Home' Smart Farmer : February 2013 Contents February 2013
THIS summer, nearly 1200
South Australians are growing
native seedlings in their back-
yards through environmental group
Trees For Life.
When the growing season ends in
May, an estimated 623,000 new
plants will adorn SA's landscape.
One of those growers making a
difference to the environment is
Salisbury North resident Sharon
White who, together with her hus-
band Bob, has been revegetating a
once-barren property in the Mid
Murray township of Cambrai for the
past six years.
Sharon said they bought the 9.5ha
property with plans to eventually
retire in the country.
"It had been a wheat and sheep
property and all the vegetation had
been totally cleared with exception
of about five old-growth Mallee trees
along one border -- but the view
along the hill face was beautiful,"
The Whites have always had an
interest in the environment and
soon after buying the property,
decided to join South Australian
environmental group Trees For Life
with the aim of growing their own
Sharon bought growing kits from
Trees For Life, which included seeds
for natives specifically suited to the
Mid Murray region, as "it was the
cheapest way of obtaining the
"I began growing at home -- I had
big ideas and ordered the maximum
boxes -- followed by the planting-
out and that proved to be too much
initially as we both worked full time
in the city and travelled to our prop-
erty on weekends for working bees,"
"A neighbour had also told us we
wouldn't be able to grow trees with-
out water or a bore, which we didn't
have. So we put a 22,000 poly tank
on the highest point and started
from there. We got the work done
and put the trees in all on our own,
all with poly pipe and dripper irri-
gation with water we paid to have
trucked in by local carrier."
Sharon said their first priority was
to plant a windbreak, shelter belt
around the borders of the property.
Other plantings were planned to
provide some protection for their
new house, which should be fin-
ished later this year.
The main species planted are pep-
permint box (Eucalyptus odorata),
pink gum (Eucalyptus fasciculosa),
silver mulga (Acacia argyrophylla),
golden wattle (Acacia pycnantha),
umbrella wattle (Acacia oswaldii),
and some seedlings grown from the
original Mallee trees on the property.
The Whites are not fazed by the
reputation they have gained
throughout the district as "those
crazy people planting trees", and
Sharon said their first-year trees
were now well above head-height.
"We have planted more than 4000
seedlings with a good 85 per cent
success rate. We only water for the
first two summers, they are then left
to survive on their own," she said.
Apart from the successful growth
of their trees, they have been excited
to see Google Earth images that
show the difference they are making
on the landscape.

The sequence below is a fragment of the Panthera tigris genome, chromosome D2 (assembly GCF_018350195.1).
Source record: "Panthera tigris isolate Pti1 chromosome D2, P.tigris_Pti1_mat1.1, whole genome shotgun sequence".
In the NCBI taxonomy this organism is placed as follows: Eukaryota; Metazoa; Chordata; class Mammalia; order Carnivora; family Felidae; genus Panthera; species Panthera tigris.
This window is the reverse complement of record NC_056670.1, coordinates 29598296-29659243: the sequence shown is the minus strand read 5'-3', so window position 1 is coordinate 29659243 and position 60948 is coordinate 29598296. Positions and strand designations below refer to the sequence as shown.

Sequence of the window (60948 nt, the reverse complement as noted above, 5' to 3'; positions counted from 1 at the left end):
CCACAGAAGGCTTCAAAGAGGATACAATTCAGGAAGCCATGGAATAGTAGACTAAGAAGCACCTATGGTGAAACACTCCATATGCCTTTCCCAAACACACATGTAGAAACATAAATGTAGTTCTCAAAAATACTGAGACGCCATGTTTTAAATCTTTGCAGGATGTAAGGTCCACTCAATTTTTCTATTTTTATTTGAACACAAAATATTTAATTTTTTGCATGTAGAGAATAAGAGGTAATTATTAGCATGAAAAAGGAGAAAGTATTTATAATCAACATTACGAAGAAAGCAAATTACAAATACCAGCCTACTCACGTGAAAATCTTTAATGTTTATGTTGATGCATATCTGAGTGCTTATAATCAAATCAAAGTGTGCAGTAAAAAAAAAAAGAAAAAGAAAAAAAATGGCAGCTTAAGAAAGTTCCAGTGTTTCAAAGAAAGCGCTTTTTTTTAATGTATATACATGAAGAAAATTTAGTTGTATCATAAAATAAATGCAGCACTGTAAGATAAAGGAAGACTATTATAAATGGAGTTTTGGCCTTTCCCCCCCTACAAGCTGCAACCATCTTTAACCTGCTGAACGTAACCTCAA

At ground level, small birds other
than magpies and galahs make a
visit to their property while cooler
months attract native animals
"We have also resisted slashing the
whole property -- just fire breaks
and the quarter where the house will
sit. We have found that if we do not
slash, some regrowth of the original
vegetation is happening ... we have
even had patches of native poppies
during the spring and little blue
bells," Sharon said.
The Whites are among 434 SA
landholders growing seedlings for
themselves this summer, while 729
volunteers -- mainly from metropol-
itan Adelaide -- are growing for
country landholders and revegeta-
tion projects for councils, govern-
ment projects and private
When Salisbury North
resident Sharon White
(left) and her husband
Bob bought the Cambrai
property (above), it had
very little native
vegetation but six years
later, the landscape has
with native trees standing
more than head-high.
Help for agvet clean-up in bushfire season
TWO of Australia's on-farm
chemical waste programs are
lending a hand to those affected
in the bushfires by assisting the
clean-up of agvet chemicals and
containers damaged in the dev-
More than 200 homes and about
as many sheds across the coun-
try have been destroyed by the
raging fires in Victoria and New
ChemClear's national program
manager Lisa Nixon said they
would undertake to collect any
chemical that is registered from
bushfire areas as quickly as pos-
"We've been told there may be a
considerable amount of agvet
chemical destroyed," she said.
drumMUSTER sites are available
to farmers who want to deliver
their empty agvet containers
during any bushfire clean-up.
Its national program manager
Allan McGann said regional
teams would assist anyone
impacted by the bushfires with
their drum delivery disposal
• Need to know more?
www.drummuster.com.au, 1800 008
www.chemclear.com.au 1800 008 182.
Whites change colour
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